Love in a Time of Laser Guns: Sci-Fi Romances of Film and TV
The romantic relationships in sci-fi stories typically aren’t the draw. These are stories written with boys in mind, filled with the stereotypes of what young boys like. While that’s changing with a new generation of storytellers, the existing canon prefers to replace human relationships with space warfare.
As much as I love a good laser gun, I like sci-fi much more when I actually care about what happens to the characters. So here are some sci-fi romances that are worth thinking about, both good and dreadful. Because mocking stuff is fun.
Princess Leia Organa & Han Solo: Star Wars V
A love most expanded upon in the Legends continuity, Han and Leah are a tag team of hell-raising, party-crashing, gun-shooting super diplomats who just manage to wind up at the coolest place in the galaxy each book. They’re the best. Not this cranky old pair we got in the sequel continuity, but that’s time for you, inevitably but incrementally betraying your wishes for an orderly world.
My favorite moment between Han & Leah, however, comes during the evacuation of Hoth at the beginning of Empire. (Sidebar: in a franchise where Carrie Fischer wears a highly fetishized metal bikini, who would imagine that her hottest look is bundled up for the icy winds of Hoth?)
Here, we see Leia in full princess mode, astonished but also attracted to how flippantly Han ignores her insistence. But we also see the marks of a tender relationship, of the give and take between two adults trying to give each other room. Han knows he has to live his life on the edge of death. Leah knows it too, and it’s part of the reason she loves him. But it also scares the living daylights out of her, especially when they have children in the worlds of Legends.
Sure, their kids basically maunder through like the most boring intergalactic war against a malignant evil you can imagine, but that’s more of a problem with how generically villainous the Yuuzhan Vong are (plus they disable Force powers, the unique selling point of the Star Wars universe) than the Solo children’s admittedly bland characterizations.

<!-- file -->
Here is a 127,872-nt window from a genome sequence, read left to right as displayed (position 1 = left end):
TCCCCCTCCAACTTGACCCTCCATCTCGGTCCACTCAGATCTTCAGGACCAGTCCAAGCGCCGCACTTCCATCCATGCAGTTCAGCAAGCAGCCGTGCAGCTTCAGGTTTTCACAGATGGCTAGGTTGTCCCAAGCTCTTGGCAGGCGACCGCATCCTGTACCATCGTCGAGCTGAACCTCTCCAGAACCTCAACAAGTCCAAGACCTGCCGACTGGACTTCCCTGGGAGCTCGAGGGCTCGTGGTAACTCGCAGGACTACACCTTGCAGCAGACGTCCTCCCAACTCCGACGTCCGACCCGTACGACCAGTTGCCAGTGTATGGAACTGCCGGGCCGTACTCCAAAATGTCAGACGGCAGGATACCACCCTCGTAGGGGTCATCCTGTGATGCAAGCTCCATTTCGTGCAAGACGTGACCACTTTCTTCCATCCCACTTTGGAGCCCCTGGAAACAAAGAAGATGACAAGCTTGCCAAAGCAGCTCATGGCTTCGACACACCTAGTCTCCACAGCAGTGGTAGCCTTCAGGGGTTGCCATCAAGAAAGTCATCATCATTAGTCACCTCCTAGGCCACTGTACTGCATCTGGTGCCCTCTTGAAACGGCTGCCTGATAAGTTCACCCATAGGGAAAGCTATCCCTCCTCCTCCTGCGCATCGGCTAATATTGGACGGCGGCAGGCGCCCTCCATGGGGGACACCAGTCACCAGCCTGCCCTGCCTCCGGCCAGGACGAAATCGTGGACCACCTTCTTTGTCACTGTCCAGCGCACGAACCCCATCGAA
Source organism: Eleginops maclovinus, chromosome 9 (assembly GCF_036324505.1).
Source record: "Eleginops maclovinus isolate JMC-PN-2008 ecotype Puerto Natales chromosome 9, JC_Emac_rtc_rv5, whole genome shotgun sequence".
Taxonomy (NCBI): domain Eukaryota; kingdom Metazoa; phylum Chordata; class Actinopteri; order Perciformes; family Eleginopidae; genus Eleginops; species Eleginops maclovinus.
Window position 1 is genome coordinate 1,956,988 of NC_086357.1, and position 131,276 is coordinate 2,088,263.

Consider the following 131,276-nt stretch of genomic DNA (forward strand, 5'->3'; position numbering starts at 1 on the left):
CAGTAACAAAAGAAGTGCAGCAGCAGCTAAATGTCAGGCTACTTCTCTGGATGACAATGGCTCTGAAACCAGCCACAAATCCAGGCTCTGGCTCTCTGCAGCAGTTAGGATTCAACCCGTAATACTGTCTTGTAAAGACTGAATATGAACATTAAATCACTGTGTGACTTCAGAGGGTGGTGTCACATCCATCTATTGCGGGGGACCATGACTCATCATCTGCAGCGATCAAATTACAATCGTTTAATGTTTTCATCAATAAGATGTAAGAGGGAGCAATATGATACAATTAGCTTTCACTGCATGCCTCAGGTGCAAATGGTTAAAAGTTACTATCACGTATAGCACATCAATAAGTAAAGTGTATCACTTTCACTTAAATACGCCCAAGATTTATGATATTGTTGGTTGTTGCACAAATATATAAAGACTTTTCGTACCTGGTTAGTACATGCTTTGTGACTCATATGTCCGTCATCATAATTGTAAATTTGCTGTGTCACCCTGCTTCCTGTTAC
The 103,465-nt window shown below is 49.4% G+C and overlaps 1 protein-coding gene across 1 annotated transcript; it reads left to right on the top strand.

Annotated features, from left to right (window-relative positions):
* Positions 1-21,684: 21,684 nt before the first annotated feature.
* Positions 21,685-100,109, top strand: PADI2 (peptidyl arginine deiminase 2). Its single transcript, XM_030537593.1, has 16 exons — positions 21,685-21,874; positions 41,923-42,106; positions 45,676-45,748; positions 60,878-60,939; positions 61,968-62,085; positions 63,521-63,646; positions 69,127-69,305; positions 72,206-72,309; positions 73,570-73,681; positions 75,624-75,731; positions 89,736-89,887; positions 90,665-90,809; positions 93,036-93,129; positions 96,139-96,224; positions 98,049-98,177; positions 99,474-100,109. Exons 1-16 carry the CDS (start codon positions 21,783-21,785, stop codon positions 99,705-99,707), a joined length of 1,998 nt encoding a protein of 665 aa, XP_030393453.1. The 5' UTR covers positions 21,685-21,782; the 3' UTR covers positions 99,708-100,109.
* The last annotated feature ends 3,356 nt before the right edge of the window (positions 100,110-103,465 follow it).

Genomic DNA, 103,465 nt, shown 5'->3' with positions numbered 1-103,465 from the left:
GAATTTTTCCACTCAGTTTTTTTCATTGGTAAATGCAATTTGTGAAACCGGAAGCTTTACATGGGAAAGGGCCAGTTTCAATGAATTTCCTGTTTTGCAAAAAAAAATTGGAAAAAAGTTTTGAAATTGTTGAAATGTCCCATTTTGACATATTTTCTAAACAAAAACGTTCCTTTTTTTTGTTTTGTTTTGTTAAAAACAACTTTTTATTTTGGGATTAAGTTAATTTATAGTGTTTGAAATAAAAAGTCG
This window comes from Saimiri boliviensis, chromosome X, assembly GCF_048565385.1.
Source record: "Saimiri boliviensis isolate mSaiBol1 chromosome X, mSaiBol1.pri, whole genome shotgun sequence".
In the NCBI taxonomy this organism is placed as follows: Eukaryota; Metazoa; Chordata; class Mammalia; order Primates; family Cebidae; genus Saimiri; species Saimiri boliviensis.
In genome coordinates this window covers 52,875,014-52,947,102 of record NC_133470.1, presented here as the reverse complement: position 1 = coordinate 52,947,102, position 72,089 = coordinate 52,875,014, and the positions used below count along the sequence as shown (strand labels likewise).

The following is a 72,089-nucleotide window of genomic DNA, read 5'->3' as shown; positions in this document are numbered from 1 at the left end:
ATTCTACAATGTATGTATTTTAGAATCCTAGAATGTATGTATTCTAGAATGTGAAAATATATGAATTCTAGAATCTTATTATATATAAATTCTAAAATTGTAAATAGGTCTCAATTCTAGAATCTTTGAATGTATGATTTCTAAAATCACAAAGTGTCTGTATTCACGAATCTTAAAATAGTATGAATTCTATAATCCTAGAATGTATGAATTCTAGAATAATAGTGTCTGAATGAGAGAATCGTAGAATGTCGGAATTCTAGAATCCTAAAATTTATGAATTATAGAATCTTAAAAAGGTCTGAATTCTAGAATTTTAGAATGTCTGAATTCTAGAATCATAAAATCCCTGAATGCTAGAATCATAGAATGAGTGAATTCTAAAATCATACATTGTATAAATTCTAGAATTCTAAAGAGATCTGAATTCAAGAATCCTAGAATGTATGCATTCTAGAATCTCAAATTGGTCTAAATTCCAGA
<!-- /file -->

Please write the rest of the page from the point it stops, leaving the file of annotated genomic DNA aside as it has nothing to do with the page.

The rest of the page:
The relationship between Han and Leah is warm and difficult. They both make mistakes constantly, and they can never quite figure out the right balance between distance and intimacy. Throughout most of the books, Han and Leah are renegotiating their relationship constantly, always hoping they’ve found the combination of behaviors that will finally please this person they love so completely. And yet, they are a perpetual disappointment to one another. You might write that down to a lack of character development, but if you choose to see those relationship choices as authentic to the characters, it becomes the richest and most complex relationship in the Star Wars canon. Not that there’s a ton of competition…
Padmé Amidala & Anakin: Star Wars II
Here’s one of the sci-fi romances that’s well known only because of how thoroughly unbelievable it was. It’s coarse and rough and irritating, and it gets everywhere. Perhaps the most unlikable pairing on the screen, the relationship that supposed to drive the heart of Attack of the Clones and the following films is so pathetically sketched that even teenaged-super-fan Alex Fox could tell it was contrived on opening night.
The couple is emblematic of how Lucas set fire to his own legacy with gleeful ignorance, apparently unaware that he was producing unwatchably bad gobbledegook. What happened to Lucas in the early 2000s is happening to J.K. Rowling today, in real time. They both traveled from visionary worldbuilders to hapless futzers in their own sandbox, endlessly futzing with stuff that’s better off left alone, contaminating the beauty of their pure, original worlds with afterthoughts, half-baked explanations, and cutesy handwaves about the artistic process. Nothing expressing that more clearly than the relationship between Padmé & Anakin, a relationship that a marble statue of Qui-Gon Jin would describe as cold and inhuman.
Vanessa Carlysle & Wade Wilson: Deadpool
Let’s just say it: Wade Wilson is an unbelievable dick in the world of Deadpool. On one hand, that’s part of his character’s appeal. On the other hand, he’s a total tool to people that care about him. Take his raucous and untamed love Vanessa, the hooker with a heart of gold that Wade woos into a slightly-more-romantic woman. She’s an excellent match for him, the Amy Santiago to his Jake Peralta, eager to fool around with him but with an edge of maturity he lacks.